Early basement membrane formation following the grafting of cultured epidermal sheets detached with thermolysin or Dispase

Authors: Germain, LucieGuignard, RinaRouabhia, MahmoudAuger, François A.
Abstract: The basement membrane zone is important for graft adhesion and stability. The aim of the present study was to visualize the regeneration of the basement membrane and determine the sequential appearance of its constituents in the early postgrafting period of cultured human epidermal sheets. A keratinocyte single cell suspension, devoid of dermal fibroblast contamination, was obtained from human skin by a two-step tissue digestion method with thermolysin and trypsin. After culturing, epidermal sheets were generated, detached enzymatically by incubating with thermolysin (for 20–30 min) or Dispase (for 45–60 min), and deposited on a muscular graft bed of athymic mice. Immunohistochemistry and ultrastructural analyses were performed on biopsies harvested 2, 4 and 21 days postgrafting. Bullous pemphigoid antigens and laminin were detected at the dermo—epidermal junction, showing an almost continuous line 2 days postgrafting. Type IV collagen was generally absent at this time, but it was detected 4 days postgrafting. Type VII collagen was labelled as a discontinuous line of increasing intensity from 2 to 21 days postgrafting. Ultrastructural analysis revealed hemidesmosomes and a discontinuous lamina densa 2 days postgrafting, and a complete basement membrane with a continuous lamina densa, hemidesmosomes and anchoring fibrils 21 days postgrafting. The sequence of appearance of major basement membrane components was similar for cultured sheets detached with thermolysin or Dispase. However, it differed from that of other wound healing models. Results are discussed in terms of the variable keratinocyte migration requirement between various wound healing models.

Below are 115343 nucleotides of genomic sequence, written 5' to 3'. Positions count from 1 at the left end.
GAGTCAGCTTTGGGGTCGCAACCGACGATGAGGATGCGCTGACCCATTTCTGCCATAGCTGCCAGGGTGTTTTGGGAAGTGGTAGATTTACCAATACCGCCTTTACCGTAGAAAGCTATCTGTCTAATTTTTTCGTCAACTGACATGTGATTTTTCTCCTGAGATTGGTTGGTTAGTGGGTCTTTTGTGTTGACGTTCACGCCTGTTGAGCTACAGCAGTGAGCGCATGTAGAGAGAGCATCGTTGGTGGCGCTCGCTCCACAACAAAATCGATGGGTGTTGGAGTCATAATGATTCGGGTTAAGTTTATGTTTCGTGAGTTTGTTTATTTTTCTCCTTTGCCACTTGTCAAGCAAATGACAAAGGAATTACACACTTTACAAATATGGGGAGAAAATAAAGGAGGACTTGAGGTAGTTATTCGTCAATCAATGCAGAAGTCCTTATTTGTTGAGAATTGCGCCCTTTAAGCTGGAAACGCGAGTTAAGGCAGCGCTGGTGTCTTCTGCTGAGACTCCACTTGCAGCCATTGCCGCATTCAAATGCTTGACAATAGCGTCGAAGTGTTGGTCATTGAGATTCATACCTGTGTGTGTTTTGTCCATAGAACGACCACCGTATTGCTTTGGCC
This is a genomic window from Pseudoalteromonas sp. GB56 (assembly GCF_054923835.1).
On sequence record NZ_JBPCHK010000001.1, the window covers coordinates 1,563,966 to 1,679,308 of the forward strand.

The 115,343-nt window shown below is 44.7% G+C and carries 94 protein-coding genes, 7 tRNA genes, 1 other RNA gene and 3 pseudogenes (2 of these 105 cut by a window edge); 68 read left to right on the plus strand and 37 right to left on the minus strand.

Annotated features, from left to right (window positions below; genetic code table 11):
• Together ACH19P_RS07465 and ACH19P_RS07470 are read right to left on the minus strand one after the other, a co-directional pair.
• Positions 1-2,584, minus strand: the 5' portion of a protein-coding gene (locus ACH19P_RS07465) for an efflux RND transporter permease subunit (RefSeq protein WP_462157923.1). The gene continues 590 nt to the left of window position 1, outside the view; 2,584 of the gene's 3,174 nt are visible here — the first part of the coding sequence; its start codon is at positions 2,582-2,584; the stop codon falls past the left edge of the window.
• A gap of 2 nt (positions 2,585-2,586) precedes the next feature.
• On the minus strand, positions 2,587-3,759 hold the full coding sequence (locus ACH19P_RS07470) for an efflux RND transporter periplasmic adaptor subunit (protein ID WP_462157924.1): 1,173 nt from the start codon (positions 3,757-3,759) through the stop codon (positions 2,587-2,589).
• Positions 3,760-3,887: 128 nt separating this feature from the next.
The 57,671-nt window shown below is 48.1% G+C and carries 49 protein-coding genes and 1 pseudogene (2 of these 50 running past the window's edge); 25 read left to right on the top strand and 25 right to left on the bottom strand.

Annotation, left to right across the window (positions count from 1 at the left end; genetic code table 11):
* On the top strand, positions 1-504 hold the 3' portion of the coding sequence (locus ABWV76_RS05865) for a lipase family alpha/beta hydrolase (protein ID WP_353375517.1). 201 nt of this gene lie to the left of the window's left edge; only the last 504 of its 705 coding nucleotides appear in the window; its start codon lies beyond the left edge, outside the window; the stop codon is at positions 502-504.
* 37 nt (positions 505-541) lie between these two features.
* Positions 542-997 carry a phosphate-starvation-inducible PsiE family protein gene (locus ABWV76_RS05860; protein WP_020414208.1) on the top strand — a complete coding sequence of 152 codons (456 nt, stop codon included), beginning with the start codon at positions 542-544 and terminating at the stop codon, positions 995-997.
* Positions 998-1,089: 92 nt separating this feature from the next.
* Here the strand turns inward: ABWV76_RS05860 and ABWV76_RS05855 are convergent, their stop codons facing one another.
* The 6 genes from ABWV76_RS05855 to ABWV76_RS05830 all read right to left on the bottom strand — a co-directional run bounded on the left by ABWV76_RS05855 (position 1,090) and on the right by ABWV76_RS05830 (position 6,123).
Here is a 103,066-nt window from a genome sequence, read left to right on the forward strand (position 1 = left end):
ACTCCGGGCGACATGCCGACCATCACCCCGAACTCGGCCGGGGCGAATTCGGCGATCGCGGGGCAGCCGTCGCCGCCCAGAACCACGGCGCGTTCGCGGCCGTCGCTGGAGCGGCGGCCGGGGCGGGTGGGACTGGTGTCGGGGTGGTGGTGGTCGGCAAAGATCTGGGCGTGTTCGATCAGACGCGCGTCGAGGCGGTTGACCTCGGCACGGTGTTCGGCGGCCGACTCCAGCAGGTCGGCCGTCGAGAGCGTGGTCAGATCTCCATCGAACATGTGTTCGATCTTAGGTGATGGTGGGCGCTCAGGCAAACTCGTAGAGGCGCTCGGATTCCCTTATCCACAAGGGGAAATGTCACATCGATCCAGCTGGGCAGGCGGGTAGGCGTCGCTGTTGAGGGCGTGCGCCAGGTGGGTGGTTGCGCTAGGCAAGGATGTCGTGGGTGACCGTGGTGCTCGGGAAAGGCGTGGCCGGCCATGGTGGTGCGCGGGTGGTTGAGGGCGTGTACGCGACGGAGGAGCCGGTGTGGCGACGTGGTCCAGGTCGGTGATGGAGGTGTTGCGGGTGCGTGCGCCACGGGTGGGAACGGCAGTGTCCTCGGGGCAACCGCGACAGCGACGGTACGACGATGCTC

Document Type: Article de recherche
Issue Date: 1 May 1995
Open Access Date: Restricted access
Document version: VoR
Permalink: http://hdl.handle.net/20.500.11794/16430
This document was published in: Burns, Vol. 21 (3), 175–180 (1995)
https://doi.org/10.1016/0305-4179(95)80004-8
Elsevier
Alternative version: 10.1016/0305-4179(95)80004-8
7794497
Collection:Articles publiés dans des revues avec comité de lecture

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